Journal (1838-08-27)
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Added on 10-Oct-16 | Last updated 27-Mar-23
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A person may cause evil to others not only by his actions but by his inaction, and in either case he is justly accountable to them for the injury.

John Stuart Mill (1806-1873) English philosopher and economist
On Liberty, ch. 1 “Introductory” (1859)
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Carelessness does more harm than a want of knowledge.

Benjamin Franklin (1706-1790) American statesman, scientist, philosopher, aphorist
(Attributed)
 
Added on 11-Jun-16 | Last updated 11-Jun-16
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KING ARTHUR: Look, you stupid bastard, you’ve got no arms left!
BLACK KNIGHT: Yes I have.
KING ARTHUR: Look!
BLACK KNIGHT: It’s just a flesh wound.

Monty Python (contemp.) British comedy troupe
Monty Python and the Holy Grail (1975)
 
Added on 11-Jun-16 | Last updated 11-Jun-16
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He that scattereth Thorns must not go Barefoot.

Thomas Fuller (1654-1734) English physician, preacher, aphorist, writer
Gnomologia: Adages and Proverbs, #2289 (1732)
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Added on 23-May-14 | Last updated 26-Jan-21
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Our anger and annoyance are more detrimental to us than the things themselves which anger or annoy us.

Marcus Aurelius (AD 121-180) Roman emperor (161-180), Stoic philosopher
Meditations, Book 11, #15 [tr. Staniforth (1964)]
    (Source)

Alternate translations:

How many things may and do oftentimes follow upon such fits of anger and grief; far more grievous in themselves, than those very things which we are so grieved or angry for.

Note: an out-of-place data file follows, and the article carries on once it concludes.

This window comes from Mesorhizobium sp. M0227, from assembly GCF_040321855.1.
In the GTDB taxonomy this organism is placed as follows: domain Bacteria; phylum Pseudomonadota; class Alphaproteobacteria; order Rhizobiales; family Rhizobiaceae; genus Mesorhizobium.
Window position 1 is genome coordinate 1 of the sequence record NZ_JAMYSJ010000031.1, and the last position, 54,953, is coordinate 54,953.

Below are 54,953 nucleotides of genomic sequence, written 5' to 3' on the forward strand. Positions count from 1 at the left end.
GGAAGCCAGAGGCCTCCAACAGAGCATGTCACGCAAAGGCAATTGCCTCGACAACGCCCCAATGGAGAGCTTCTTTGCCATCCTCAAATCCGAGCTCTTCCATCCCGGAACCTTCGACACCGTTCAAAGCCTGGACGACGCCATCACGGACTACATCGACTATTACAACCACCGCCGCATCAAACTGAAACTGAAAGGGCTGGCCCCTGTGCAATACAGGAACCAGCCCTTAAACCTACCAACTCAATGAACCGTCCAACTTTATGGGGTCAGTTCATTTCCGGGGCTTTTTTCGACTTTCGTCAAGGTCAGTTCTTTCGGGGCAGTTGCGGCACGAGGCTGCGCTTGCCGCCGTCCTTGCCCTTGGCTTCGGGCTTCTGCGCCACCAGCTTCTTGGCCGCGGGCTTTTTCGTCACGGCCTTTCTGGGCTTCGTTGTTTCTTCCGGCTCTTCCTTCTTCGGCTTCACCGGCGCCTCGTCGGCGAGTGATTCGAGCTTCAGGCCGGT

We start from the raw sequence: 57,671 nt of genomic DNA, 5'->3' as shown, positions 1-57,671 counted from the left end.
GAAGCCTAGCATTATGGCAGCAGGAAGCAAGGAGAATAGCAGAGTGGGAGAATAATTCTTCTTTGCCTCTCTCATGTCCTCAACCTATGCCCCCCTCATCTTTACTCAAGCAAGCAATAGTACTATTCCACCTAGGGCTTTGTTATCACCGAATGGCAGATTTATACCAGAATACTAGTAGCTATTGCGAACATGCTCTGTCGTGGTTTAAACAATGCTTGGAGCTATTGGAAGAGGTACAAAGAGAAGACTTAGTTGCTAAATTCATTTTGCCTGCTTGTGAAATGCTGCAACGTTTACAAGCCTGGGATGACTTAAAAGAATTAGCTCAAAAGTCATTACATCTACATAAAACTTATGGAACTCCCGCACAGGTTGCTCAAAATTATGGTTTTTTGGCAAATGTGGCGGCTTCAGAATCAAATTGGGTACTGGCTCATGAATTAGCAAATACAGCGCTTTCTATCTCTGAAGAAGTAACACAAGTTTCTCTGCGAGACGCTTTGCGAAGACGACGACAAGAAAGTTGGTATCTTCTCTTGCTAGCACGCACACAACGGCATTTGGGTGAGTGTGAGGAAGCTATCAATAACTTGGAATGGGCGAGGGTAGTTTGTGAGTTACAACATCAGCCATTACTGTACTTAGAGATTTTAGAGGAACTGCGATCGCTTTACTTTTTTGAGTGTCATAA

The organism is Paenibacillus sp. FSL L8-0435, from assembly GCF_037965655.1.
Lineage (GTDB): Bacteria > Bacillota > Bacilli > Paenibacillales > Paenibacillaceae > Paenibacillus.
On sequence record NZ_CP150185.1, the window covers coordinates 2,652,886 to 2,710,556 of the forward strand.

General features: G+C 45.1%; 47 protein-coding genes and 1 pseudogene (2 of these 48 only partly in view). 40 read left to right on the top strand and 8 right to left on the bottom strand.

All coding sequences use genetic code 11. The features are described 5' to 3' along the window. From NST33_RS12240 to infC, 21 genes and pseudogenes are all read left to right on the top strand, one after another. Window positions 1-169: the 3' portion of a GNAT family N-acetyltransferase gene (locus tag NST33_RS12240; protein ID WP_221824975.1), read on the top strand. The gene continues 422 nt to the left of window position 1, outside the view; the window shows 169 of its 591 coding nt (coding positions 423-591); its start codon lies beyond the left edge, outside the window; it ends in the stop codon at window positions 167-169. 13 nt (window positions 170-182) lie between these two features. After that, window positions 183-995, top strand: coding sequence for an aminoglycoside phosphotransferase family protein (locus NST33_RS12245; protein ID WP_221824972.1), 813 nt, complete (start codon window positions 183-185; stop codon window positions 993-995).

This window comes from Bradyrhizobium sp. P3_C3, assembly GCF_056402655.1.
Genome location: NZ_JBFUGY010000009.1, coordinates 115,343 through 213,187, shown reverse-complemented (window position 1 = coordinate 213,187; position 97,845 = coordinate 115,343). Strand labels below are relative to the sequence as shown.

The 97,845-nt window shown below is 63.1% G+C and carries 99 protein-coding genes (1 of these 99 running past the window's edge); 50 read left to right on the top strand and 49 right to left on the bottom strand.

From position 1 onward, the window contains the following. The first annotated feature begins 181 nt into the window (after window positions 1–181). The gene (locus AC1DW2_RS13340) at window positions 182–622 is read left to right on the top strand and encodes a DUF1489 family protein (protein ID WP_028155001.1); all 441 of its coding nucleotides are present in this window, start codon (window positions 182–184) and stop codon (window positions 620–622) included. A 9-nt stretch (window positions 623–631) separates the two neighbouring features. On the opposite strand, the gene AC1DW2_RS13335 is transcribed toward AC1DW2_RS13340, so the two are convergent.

[tr. Casaubon (1634)]

Consider that our anger and impatience often proves much more mischievous than the provocation could possibly have done.
[tr. Collier (1701), #18]

Consider how much more pain is brought on us by the anger and vexation caused by such acts than by the acts themselves, at which we are angry and vexed.
[tr. Long (1862)]

Consider that our anger and impatience often prove much more mischievous than the things about which we are angry or impatient.
[tr. Zimmern (1887)]

How much more grievous are what fits of anger and the consequent sorrows bring than the actual things are which produce in us those angry fits and sorrows.
[tr. Farquharson (1944)]

Anger and the sorrow it produces are far more harmful than the things that make us angry.
[tr. Needleman/Piazza (2008)]

 
Added on 15-Nov-13 | Last updated 30-Mar-21
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It hurteth not the toung to give faire words.

John Heywood (1497?-1580?) English playwright and epigrammist
Proverbes, Part 1, ch. 9 (1546)
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Morality turns on whether the pleasure precedes or follows the pain. Thus it is immoral to get drunk because the headache comes after the drinking. But if the headache came first and the drunkenness afterwards, it would be moral to get drunk.

Samuel Butler (1835-1902) English novelist, satirist, scholar
The Note-Books of Samuel Butler, “Morality” (1912)

Full text.

 
Added on 19-Feb-09 | Last updated 5-Sep-19
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The legitimate powers of government extend to such acts only as are injurious to others. But it does me no injury for my neighbor to say there are twenty Gods, or no God. It neither picks my pocket nor breaks my leg.

Thomas Jefferson (1743-1826) American political philosopher, polymath, statesman, US President (1801-09)
Notes on the State of Virginia, Query 17 (1782)